Photo credit: Simon Hadley

Friday 23 September 2022


A new anthology of queer poems, featuring the work of multi-faith and nonreligious British and Indian poets of colour, has been published at this year’s BBC Contains Strong Language Festival in Birmingham, as part of the British Council’s India/UK Together, a Season of Culture.

In a one-of-a-kind international collaboration, which paired three queer British poets with three queer Indian poets, the poems examine what it means to be queer in the two countries and ask how language can better reflect queer identities and experiences. 

The anthology is divided into numerous sections, covering a range of themes from sexuality, the idea of home and the inherent struggle to the personal stories of the community and the history of the LGBTQIA+ movement in their respective countries. The anthology is also available in an audio-video format. 

Poems in the anthology, Language is a Queer Thing (VERVE Poetry Press, 2022), were composed by Amani Saeed (UK) and Megha Harish (India), Ifẹ Grillo (UK) and Anil Pradhan (India), Sanah Ahsan (UK) and Garfield Dsouza (India) after extensive writing workshops with acclaimed writers. Their collaborative work, published in Birmingham, will also be showcased in India at Mumbai’s Tata Live Lit festival in November 2022.

One of the contributing poets, Megha Harish, used studies of nature, personal reflections and stories from the ocean to write about themes of discovery, coming out, faith and love. 

Describing the anthology as “ground-breaking”, she said there has not been a collection of this kind which exclusively features queer poets of colour and offers fresh perspectives on the lives of queer people in the two countries. 

Ifę Grillo, who won the UK University National Poetry Championships in 2020, said this collaboration is not just a cultural exchange; it is an experiment. They added: “I hope people can place themselves in the world my poems create, but are equally happy to be a visitor wanting to listen and understand. I hope [there] they find healing.”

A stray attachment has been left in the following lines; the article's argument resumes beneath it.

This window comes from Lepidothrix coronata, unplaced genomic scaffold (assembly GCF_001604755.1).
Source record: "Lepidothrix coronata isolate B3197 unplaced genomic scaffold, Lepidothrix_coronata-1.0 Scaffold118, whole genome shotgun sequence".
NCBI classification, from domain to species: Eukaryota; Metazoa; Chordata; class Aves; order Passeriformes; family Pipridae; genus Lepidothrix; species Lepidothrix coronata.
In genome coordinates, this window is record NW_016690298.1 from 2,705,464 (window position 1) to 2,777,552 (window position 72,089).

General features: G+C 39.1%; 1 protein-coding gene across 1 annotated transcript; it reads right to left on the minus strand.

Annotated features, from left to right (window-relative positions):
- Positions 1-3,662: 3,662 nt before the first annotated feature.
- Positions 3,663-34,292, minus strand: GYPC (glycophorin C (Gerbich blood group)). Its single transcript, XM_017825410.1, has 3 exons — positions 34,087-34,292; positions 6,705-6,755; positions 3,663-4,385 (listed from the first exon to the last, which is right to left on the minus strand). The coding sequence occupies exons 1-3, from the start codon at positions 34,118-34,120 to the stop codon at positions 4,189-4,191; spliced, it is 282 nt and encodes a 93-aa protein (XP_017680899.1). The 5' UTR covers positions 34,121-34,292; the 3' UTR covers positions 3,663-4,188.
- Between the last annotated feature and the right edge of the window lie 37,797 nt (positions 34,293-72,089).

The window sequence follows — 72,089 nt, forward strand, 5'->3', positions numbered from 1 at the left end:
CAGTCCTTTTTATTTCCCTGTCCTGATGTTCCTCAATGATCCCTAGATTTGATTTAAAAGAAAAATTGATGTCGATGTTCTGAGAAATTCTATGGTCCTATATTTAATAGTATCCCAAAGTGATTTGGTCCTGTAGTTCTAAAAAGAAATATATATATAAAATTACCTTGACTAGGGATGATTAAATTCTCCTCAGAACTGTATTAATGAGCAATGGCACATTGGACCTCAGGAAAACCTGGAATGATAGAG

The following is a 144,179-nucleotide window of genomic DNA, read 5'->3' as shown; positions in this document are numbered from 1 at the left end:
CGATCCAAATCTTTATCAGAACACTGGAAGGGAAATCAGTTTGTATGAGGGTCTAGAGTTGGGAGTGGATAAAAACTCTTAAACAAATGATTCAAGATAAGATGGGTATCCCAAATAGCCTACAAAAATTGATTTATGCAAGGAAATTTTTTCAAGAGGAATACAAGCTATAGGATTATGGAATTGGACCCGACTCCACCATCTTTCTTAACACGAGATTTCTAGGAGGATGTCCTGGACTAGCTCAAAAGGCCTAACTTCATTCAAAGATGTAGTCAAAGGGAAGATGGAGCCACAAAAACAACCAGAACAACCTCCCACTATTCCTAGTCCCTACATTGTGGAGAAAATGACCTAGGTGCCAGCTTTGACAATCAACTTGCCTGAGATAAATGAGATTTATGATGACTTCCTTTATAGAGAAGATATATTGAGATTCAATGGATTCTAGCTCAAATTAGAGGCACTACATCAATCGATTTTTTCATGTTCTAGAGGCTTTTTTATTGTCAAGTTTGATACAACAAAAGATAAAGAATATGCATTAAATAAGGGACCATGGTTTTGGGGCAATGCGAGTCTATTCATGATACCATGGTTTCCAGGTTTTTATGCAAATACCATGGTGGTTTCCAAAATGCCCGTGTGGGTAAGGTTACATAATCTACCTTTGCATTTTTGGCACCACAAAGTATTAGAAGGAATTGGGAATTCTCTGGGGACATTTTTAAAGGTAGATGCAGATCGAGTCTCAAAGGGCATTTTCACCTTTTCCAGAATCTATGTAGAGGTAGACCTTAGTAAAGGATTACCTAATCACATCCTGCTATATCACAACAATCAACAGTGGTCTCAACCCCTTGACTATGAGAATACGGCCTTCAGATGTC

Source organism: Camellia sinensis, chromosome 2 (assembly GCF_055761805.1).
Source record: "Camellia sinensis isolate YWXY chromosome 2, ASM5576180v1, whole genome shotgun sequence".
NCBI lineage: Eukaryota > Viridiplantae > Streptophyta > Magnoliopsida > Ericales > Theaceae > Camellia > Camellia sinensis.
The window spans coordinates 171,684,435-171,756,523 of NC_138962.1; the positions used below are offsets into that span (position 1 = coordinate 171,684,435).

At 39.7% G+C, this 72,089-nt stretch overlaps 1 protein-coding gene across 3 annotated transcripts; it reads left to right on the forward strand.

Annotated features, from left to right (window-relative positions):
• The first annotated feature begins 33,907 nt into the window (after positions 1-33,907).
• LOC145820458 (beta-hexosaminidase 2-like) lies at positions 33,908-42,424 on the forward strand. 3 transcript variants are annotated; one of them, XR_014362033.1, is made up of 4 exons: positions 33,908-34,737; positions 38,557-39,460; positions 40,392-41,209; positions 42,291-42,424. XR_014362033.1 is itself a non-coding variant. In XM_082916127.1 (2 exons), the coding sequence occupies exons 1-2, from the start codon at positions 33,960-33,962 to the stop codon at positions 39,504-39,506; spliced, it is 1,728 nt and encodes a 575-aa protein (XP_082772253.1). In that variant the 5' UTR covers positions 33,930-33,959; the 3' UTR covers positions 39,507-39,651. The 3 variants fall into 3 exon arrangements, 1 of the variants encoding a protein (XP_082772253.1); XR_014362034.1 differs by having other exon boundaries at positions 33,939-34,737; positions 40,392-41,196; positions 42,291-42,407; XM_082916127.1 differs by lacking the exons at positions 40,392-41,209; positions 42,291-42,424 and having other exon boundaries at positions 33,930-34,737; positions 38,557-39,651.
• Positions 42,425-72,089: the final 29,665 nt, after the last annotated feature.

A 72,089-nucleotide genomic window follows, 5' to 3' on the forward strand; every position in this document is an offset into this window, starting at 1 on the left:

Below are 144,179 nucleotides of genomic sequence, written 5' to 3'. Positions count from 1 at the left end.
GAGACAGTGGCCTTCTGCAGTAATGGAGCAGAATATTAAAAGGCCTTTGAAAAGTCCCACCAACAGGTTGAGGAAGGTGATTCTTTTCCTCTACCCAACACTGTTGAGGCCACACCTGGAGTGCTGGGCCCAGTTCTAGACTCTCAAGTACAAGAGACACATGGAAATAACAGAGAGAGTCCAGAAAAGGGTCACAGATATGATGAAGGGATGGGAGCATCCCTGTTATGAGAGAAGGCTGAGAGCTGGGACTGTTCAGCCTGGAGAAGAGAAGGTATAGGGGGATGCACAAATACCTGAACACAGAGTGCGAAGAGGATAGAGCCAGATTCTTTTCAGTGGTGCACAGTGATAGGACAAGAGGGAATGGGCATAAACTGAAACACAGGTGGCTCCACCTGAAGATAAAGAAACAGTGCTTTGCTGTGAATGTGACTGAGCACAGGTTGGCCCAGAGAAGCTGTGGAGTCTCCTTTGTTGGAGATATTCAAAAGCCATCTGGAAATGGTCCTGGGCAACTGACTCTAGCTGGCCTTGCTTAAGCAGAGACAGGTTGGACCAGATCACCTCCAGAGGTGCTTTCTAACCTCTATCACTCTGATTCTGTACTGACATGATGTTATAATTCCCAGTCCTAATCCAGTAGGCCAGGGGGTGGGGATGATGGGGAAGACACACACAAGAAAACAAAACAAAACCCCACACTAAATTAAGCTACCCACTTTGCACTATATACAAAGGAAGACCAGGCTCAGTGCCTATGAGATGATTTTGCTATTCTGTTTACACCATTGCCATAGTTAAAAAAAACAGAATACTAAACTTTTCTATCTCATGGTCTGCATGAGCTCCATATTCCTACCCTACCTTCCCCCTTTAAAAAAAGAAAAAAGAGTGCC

Garfield D’Souza, whose poems, including Spaces, are in the anthology, said: “I have wrestled with – rituals, religion, the need to do the right thing as per the societal diktat – to find myself… My poems wrap themselves around this very facet of my queerness… It’s the implied angst and anguish mired in the lines of my poems that I hope my readers cling to and cradle with an empathetic perspective.”

Being queer is not a one-note samba, he added, it needs a lavish orchestra and a full-throated choir to voice every note and silence that it dresses itself with. “These poets have scripted one of the finest poetic extravaganzas that celebrates queerness to the hilt.”

Amani Saeed, who also contributed to the anthology, said: “Our poems are speaking of joy, specifically, of queer joy. We want people to read the poems and feel that joy that [being queer] has made possible for us.” 

Speaking about the collaboration, Skinder Hundal MBE, Global Director of Arts at the British Council, said: “We were delighted to host talented poets from India in the UK, and witness their performances as they enthralled an international audience in Birmingham with their experiences of growing up queer. We’re also looking forward to presenting this unique collaboration between the poets in India later this year.”   

Rafiul Alom Rahman, Director of the Queer Muslim Project, expressed that the anthology is a “powerful testament to the hopes, aspirations and dreams” of the six poets. He continued: “The project has platformed intersectional artist voices from India and the UK, and has created career development opportunities through workshops, mentorship support, publication, and showcasing.”